Father Hennepin State Park
|Father Hennepin State Park|
|Minnesota State Park|
Marsh off of Mille Lacs Lake
|Named for: Louis Hennepin|
|- elevation||1,276 ft (389 m) |
|Area||320 acres (129 ha)|
|Management||Minnesota Department of Natural Resources|
Father Hennepin State Park is a state park of Minnesota, USA, located on the southeast corner of Mille Lacs Lake. The park is named after Father Louis Hennepin, a priest who visited the area with a French expedition in 1680. The 320-acre (130 ha) park has 103 campsites and a sandy beach over one mile (1.6 km) long.
Hawks, ospreys, owls, and eagles are common raptors found in this park. Mammalian tracks of beaver, raccoon, mink and deer are often seen by visitors in the soft earth or snow. Northern pike, walleye, bluegills, sunfish and bass swim around this park's lake. The aspen stands and small clearings are set up for ruffed grouse. Squirrels and chipmunks thrive in maple and oak stands. The small ponds and streams provide homes for amphibians and insects, which in turn attract larger fish, birds and mammals.
Father Louis Hennepin, a Franciscan priest of the Recollet order, was dispatched to explore western New France in 1680. Hennepin is not thought to have been in the exact location of the park, but the park is named after him because he was the first to write extensively about the Mille Lacs area. He called the area Louisiana in honor of King Louis XIV of France. In the spring of 1680 he and two companions encountered a group of Dakota Native Americans and were captured, about 15 miles (24 km) from today's Father Hennepin State Park. Their release was negotiated eight months later by Daniel Greysolon, Sieur du Lhut. Throughout the experience, Father Hennepin kept a journal describing the lakes, rivers, landscapes, and the lifestyle of his hosts, the Mdewakanton Dakota. In 1683 his writings were published in the book Description de la Louisiane.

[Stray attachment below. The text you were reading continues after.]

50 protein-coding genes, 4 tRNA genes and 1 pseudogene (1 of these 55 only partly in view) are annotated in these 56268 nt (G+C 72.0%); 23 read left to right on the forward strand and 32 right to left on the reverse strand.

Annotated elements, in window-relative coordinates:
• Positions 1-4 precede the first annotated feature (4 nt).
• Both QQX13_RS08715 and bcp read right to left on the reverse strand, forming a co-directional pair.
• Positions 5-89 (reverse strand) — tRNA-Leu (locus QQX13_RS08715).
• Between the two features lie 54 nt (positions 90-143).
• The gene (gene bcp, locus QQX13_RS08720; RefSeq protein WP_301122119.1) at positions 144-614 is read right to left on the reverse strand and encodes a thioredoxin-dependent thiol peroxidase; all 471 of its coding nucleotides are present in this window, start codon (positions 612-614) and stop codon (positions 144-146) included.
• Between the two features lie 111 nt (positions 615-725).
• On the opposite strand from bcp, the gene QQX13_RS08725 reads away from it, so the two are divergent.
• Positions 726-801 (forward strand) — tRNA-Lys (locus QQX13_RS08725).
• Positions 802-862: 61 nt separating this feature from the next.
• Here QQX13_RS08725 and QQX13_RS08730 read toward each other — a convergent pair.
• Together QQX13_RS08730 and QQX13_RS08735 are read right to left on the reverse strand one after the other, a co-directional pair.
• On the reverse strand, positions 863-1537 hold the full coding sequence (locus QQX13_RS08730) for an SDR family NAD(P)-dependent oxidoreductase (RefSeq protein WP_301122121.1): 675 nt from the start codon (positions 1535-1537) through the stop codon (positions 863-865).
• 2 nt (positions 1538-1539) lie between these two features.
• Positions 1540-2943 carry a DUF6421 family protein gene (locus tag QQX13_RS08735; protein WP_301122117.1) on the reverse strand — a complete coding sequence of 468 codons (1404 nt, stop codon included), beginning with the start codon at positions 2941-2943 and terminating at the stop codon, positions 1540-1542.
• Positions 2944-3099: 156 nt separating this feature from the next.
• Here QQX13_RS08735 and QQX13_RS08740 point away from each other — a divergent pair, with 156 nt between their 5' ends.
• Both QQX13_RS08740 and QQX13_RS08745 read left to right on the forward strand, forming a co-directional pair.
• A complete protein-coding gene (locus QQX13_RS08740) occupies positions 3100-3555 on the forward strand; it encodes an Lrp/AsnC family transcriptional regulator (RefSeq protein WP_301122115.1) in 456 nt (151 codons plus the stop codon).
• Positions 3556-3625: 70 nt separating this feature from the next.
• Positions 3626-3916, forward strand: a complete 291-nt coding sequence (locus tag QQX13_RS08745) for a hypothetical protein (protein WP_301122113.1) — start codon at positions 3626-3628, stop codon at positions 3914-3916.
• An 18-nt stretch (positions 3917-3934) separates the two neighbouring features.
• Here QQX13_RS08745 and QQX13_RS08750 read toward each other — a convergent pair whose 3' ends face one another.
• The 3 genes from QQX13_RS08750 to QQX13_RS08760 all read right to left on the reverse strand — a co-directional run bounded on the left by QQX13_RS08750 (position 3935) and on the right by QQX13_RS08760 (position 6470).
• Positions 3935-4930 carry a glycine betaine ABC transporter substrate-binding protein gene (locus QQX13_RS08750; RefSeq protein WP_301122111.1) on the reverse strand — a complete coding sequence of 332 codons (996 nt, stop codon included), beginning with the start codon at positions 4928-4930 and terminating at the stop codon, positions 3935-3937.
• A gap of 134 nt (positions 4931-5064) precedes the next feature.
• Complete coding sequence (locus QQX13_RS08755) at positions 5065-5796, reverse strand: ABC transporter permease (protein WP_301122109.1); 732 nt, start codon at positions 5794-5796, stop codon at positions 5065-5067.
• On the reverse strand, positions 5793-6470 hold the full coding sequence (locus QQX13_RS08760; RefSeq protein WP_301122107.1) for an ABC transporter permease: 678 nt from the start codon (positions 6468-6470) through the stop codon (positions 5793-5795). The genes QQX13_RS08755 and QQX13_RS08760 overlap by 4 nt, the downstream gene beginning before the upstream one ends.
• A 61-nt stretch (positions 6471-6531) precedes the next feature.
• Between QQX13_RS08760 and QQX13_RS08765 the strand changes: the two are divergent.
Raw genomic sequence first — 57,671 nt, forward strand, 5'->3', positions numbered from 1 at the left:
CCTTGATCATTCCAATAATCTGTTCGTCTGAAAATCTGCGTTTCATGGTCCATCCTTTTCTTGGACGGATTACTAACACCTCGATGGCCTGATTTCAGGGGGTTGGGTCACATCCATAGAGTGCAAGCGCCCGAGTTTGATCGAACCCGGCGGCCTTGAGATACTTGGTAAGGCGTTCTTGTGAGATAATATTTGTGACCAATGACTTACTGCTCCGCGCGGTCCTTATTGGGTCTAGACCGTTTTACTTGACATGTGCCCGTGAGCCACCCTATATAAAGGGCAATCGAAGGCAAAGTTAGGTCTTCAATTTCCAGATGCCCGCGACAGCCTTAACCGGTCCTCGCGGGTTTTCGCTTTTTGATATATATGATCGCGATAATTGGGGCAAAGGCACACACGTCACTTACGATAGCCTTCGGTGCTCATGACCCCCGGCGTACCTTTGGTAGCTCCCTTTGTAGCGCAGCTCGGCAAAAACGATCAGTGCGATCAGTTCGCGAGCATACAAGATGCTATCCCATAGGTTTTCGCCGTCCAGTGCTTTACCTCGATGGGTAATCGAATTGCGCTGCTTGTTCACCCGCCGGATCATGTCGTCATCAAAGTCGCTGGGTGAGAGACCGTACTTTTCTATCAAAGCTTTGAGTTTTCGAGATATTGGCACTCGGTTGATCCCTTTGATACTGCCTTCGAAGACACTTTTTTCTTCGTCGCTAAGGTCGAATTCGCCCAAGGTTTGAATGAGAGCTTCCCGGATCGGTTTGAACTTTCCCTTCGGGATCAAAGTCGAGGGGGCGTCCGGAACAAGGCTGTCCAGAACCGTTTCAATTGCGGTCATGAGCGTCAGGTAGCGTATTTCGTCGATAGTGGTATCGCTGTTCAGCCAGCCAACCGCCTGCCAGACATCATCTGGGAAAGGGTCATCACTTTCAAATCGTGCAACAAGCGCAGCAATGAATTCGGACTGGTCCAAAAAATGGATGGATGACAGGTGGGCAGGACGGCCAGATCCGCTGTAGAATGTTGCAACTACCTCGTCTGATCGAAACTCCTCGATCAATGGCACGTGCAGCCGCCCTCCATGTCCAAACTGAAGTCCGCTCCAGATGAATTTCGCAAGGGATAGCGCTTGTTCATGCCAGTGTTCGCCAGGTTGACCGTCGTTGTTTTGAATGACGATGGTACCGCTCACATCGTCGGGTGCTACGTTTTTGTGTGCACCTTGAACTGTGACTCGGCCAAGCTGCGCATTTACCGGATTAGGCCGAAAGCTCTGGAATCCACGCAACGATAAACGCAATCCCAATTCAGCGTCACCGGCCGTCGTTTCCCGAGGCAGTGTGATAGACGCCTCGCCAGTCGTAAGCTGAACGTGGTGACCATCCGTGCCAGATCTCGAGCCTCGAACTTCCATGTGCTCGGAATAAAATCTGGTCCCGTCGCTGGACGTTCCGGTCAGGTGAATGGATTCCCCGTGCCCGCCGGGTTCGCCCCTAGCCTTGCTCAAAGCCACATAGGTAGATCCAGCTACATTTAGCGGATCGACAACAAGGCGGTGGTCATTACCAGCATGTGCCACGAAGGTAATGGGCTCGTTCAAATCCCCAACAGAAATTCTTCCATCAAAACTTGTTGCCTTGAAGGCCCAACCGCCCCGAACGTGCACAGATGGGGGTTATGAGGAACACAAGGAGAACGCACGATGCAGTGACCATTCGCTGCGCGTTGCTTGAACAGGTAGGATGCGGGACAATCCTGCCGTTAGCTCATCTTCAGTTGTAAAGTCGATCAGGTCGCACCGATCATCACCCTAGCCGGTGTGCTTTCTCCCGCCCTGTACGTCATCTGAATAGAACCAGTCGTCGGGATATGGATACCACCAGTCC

Local advocates and Catholic groups were instrumental in getting the park established in the years before World War II. The Minnesota Legislature was reluctant to fund a new park, but when 129 acres (52 ha) of tax-forfeited land were acquired at little cost, Father Hennepin State Memorial Park was authorized in 1941. However a provision was inserted into the bill barring any state funds from supporting the park for the first five years. County and local funds only went so far, and the park remained largely undeveloped until 1953 when the Minnesota state park system instituted an entrance fee.
- Meyer, Roy W. Everyone's Country Estate: A History of Minnesota's State Parks. Minnesota Historical Society Press: St. Paul, 1991.
- Minnesota Department of Natural Resources. 2006. The Minnesota Department of Natural Resources Web Site (online).
Media related to Father Hennepin State Park at Wikimedia Commons